Maybe it only seemed that way in the French Revolution. That's what I've been reading about lately- fictional accounts anyway. Usually historical fiction isn't really my thing, but I was willing to give it a shot for one of the Soaring Eagle Award nominees.
In this story we have Andi. I imagine Andi to look something like this, maybe with a few more piercings.
|Pssst. I have no idea who this girl actually is... thank you stock pics on how-to-play-electric-guitar.net|
Anyway, we have Andi. After her brother's death, she falls into a serious depression. Like holy cow, even the super strong anti-depressants aren't working kind of depression. Like watch out that girl might kill herself kind of depression. You get the idea.
Unfortunately, Andi's parents aren't much help. Andi's mother isn't dealing well with grief either. She's gone semi-catatonic and just paints all day. Her father is rarely around since he won the Nobel prize and walked out on the family. The counselor and her friends try to help, but no one seems to be able to reach her.
Then one day, the beginning of winter break, Andi's father shows up without warning. He finds Andi's mother painting yet another portrait of her dead son and sees Andi's school is close to expelling her for not doing her work. If he's worried, it doesn't come off as concern for their well-being, so much as hope that she will graduate high school. Too bad he doesn't respect Andi's only emotional release (and possible future career)- music. After a typical argument between the two, Andi's dad reveals that he is taking her to Paris with him, so he can make sure she finishes her senior thesis outline over break. After all, this is the only thing that will keep her in her fancy school. Her mother will be sent to a mental institution while she is away.
Andi is carted away to Paris. Most of us would consider this a pleasure, but this poor girl sees it as nothing but torture. Staying with her father's friends is fine, but she discovers they are conducting DNA research on a dead child, Charles-Louis. He was 10, like her brother, when he died and has such similar features to him that she starts to panic. But his story is compelling. Being trapped in a tower alone after his royal parents were killed? But are you sure that is the little boy's heart that has been discovered?
Andi alternates between total curiosity and total depression remembering her brother, until she discovers an antique diary that no one else knows about. OK, even then its still a delicate balance keeping her alive, but she feels a deep connection with the revolutionary girl writing the diary. The rebel Alexadrine Paradis, who shoots off illegal fireworks as a symbol of hope in a dark time.
There were some. I promise. I even had some highlighted on my Kindle. But... long story short, my library loan on the book ran out. I had to go check out the paper copy since someone had a loan on the ebook. And all the cool things I had highlighted were gone. *tear*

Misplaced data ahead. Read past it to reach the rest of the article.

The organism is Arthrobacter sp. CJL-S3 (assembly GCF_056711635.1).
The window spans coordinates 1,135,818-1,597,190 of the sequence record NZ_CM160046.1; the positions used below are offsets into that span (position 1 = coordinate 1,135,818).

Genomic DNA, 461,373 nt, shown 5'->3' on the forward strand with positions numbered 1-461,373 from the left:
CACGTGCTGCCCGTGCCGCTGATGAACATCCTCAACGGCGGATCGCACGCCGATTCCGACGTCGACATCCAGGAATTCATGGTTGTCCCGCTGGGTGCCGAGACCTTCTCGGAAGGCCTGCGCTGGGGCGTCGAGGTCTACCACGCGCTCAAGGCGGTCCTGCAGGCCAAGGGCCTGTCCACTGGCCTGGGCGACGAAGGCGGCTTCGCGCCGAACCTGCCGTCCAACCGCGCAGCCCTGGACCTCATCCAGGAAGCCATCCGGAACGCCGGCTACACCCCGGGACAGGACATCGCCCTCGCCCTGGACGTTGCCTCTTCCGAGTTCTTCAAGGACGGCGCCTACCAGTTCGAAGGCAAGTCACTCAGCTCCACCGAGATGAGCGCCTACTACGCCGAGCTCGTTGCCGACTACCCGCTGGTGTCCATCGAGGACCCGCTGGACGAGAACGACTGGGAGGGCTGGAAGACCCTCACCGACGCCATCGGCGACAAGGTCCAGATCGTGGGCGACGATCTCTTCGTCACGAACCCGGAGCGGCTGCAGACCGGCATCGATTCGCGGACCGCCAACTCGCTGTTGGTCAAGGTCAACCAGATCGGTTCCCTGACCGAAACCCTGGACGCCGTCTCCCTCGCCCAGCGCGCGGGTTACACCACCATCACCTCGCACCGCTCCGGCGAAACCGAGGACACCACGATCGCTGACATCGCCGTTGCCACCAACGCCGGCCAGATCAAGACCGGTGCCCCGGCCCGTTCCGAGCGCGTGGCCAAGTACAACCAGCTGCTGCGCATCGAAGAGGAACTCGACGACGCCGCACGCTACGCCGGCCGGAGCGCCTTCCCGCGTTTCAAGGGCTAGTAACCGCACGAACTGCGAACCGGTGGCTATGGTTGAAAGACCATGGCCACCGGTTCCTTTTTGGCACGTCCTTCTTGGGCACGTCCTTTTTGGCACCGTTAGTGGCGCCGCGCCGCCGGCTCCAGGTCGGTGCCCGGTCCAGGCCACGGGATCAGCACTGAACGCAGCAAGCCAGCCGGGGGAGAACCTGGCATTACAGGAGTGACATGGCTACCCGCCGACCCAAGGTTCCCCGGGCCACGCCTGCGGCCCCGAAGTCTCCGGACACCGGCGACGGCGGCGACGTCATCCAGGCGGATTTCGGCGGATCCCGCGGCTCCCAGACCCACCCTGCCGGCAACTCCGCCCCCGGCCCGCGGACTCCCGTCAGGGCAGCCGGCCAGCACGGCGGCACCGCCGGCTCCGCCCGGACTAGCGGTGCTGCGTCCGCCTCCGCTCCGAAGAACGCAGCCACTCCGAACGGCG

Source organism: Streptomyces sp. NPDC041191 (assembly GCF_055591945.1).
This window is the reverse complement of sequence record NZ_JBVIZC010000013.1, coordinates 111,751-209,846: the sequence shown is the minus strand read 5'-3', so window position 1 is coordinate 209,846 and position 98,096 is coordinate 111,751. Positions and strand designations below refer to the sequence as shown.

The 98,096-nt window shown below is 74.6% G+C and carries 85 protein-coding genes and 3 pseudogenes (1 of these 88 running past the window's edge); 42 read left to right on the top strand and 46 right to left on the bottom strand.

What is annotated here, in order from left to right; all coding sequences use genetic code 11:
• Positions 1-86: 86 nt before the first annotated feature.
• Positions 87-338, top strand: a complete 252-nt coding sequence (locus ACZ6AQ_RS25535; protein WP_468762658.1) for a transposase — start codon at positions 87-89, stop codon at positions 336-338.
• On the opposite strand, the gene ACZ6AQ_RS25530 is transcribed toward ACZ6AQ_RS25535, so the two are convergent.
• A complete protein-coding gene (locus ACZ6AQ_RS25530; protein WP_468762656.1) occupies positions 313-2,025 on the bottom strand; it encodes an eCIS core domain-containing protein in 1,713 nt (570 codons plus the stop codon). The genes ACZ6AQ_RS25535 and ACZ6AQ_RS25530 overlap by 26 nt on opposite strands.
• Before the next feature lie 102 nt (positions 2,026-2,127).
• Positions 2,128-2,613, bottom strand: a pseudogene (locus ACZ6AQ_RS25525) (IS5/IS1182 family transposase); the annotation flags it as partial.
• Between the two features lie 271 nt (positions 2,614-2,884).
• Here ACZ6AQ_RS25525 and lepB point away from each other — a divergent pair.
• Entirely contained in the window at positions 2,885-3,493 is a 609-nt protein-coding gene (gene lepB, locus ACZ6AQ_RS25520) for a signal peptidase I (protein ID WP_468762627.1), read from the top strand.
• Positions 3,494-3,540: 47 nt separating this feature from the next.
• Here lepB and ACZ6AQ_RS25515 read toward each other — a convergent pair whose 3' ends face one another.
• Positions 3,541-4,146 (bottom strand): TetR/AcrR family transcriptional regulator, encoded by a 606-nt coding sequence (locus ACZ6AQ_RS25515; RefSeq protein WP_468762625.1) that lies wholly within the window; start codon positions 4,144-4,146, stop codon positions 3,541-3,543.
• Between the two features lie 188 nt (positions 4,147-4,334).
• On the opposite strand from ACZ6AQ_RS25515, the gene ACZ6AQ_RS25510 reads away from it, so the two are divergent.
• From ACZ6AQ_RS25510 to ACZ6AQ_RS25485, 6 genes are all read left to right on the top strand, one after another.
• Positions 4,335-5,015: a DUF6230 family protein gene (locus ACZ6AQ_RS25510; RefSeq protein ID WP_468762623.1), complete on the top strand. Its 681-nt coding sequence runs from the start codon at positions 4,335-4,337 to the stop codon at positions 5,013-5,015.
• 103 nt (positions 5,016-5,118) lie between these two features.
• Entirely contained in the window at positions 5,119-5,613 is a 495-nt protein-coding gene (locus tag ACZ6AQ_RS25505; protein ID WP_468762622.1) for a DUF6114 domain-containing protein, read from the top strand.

You should know, though, that the book is well written.
What I Like
- I know this doesn't sound like a positive thing, but the book was an emotional roller coaster for me. It seemed like every time I pick it up, I would cry. I know not everyone would cry at this girl's depression, but... revelation- I've been there. So while Andi is busy connecting with Alexandrine, I'm busy connecting with her. And even though the parts that caught my attention were forever lost because I didn't finish reading in time, I remember a little piece that caught my attention. Andi's on the phone with her best friend from back in New York and as they are finishing their conversation, he tells her not to do anything stupid. He knows her suicidal tendencies and this is a simple plea for her life. Her response? "I'll try." It's a simple exchange, but beautiful in such a sad way. It reveals so much. Knowing that people care, but not knowing how to deal with the pain inside. Not knowing what to do and not feeling like you have control over yourself. Like I said. Simple. Beautiful. Sad.
- I actually learned something during my pleasure reading time. The story of the young prince imprisoned just because his parents are his parents is heartbreaking.
And there really was a firework releasing rebel. There were a whole bunch of beheadings just because some people were angry and everyone seemed to be about revenge and killing and mob mentality. Like "Woo hoo! Someone's gonna die! Great afternoon party!" Weird.
I really enjoyed the book. It was a little goofy toward then end... and a bit predictable... but I still liked it. I mean, I went through all the effort of going to get the paper copy of the book. That has to say something, right?
And I enjoyed reading about the strange angry times of the French Revolution enough that I've checkout out another story set in that time period. I'll let you know how it goes. (I've already learned that the guillotine was named for someone. Dr. Guillotin, to be exact. And that crazy dude was obviously very proud of his invention to name it after himself. Weird.)